Moving up to a new school year can be a challenging time for all children, but particularly those who don’t manage change well. This article which is written by Emma Spillane and originally published in 2021, is packed full of tips and advice for parents to help make the transition as easy as possible.

Managing school year transitions (Part I) – supporting endings from home

It’s that time of year for schools in England and Wales when staff are ramping up transition arrangements for the next academic year, and our children may be showing us in a variety of ways that they are unsettled by this. It’s been a difficult end to this school year with so many children in and out of self-isolation, which has made the usual implementation of transition plans within school that much more difficult.

School transitions
Image by klimkin from Pixabay

For children who’ve experienced trauma, this time of year (coming towards the end of term) can be especially hard – those feelings of loss, of significant change, can resurface and can lead to heightened anxiety. For them (and for so many others, especially off the back of another up and down year thanks to Covid), how endings are supported is just as important as everything that goes into preparing them for new beginnings (whether that be going up a school year, or transitioning from nursery to primary, primary to secondary, or secondary to college).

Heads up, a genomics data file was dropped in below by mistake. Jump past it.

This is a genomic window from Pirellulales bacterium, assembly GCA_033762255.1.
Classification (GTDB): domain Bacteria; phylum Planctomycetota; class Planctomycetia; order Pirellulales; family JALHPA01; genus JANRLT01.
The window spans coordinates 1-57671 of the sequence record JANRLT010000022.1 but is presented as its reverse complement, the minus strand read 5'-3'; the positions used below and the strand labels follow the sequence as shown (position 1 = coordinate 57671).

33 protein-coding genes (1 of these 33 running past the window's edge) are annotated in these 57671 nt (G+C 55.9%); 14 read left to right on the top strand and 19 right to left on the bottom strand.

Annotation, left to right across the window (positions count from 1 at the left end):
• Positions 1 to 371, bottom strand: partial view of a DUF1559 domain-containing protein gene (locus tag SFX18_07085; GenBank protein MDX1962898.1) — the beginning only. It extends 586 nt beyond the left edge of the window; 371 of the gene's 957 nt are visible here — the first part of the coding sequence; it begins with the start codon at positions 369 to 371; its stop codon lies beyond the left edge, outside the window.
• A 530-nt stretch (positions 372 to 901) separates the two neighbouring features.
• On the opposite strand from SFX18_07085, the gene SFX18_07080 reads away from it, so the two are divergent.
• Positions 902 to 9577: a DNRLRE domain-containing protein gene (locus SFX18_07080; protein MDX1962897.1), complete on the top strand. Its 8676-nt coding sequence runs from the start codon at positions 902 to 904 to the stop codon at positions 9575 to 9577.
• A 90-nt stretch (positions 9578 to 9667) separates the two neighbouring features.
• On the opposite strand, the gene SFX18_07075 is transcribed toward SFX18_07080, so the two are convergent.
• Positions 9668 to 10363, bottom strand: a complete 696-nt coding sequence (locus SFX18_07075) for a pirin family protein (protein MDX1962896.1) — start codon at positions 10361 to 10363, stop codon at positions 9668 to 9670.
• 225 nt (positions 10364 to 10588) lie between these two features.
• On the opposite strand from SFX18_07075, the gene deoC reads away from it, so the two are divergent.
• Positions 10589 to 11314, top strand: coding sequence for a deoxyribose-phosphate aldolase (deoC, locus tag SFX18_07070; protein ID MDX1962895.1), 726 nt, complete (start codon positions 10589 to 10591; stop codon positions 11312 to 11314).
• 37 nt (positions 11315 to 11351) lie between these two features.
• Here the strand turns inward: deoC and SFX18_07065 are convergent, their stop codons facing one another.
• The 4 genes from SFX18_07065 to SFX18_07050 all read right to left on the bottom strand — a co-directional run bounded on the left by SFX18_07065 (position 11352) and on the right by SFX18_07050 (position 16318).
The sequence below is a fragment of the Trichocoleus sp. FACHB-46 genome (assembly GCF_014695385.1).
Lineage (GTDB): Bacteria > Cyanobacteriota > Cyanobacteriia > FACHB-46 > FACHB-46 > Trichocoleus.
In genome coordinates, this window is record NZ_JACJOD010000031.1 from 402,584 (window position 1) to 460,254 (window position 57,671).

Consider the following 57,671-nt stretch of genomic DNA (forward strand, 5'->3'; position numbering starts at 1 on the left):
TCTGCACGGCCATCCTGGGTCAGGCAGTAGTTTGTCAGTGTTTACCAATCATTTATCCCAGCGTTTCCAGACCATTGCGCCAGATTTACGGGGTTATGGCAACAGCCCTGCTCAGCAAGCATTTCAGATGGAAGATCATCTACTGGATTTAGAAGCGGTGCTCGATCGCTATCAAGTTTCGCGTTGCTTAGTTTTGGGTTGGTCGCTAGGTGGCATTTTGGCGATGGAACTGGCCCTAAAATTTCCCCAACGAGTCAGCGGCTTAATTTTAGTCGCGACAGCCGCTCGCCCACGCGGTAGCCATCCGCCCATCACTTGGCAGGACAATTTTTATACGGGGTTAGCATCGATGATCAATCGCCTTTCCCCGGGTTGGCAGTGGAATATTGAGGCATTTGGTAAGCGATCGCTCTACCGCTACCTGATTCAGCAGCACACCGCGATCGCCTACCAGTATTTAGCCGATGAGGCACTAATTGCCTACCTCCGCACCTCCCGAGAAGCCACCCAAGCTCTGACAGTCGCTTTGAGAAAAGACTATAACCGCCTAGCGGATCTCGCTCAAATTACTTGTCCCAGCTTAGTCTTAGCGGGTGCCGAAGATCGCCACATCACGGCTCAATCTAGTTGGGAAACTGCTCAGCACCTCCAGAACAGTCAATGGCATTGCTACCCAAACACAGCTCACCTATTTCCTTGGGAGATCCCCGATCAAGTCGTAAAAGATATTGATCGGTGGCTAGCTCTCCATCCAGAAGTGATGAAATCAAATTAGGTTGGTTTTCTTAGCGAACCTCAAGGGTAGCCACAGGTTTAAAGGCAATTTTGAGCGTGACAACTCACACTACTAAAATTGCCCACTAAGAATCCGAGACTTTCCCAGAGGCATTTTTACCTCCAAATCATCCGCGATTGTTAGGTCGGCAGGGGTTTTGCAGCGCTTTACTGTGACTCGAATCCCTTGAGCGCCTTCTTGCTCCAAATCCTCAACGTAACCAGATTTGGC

What parents can do to help to help school year transitions

Here are just a few considerations you may find useful to support your child through the end of this final summer term.

Hopefully school is working with you to ensure that a clear transition plan is in place and underway, based on your child’s specific needs, so you’ve had some input, know what to expect and when – use this to talk to your child at home about it at the right time for them.

Transition plan

Check that your child’s transition plan includes going back to basics with things like knowing where the nearest toilet to their new classroom is, where they will put their bag, where they will put their water bottle, how safe the classroom is – things that can cause real anxiety for children who’ve experienced trauma can be around basic needs.

Contact from new teacher

Ask the next teacher if they would be happy to send an email (or postcard) to your child around a week before the start of the next term to tell them a bit about their summer break, and to say how much they are looking forward to welcoming them to their class. Obviously this suggestion comes with a caveat that teachers need a break over the summer and this request may be over and above the usual kind of request they might receive from parents.

Help them share their worries

Open up a space for your child to share their worries – you will know best how to do that, but always worth remembering the power of play for connecting up with feelings, or of just taking small opportunities to check in from time to time, being curious with them. They may also prefer to write their worries down and pop them in a jar; or for older children, maybe they might be encouraged to journal, or write a blog that never gets published?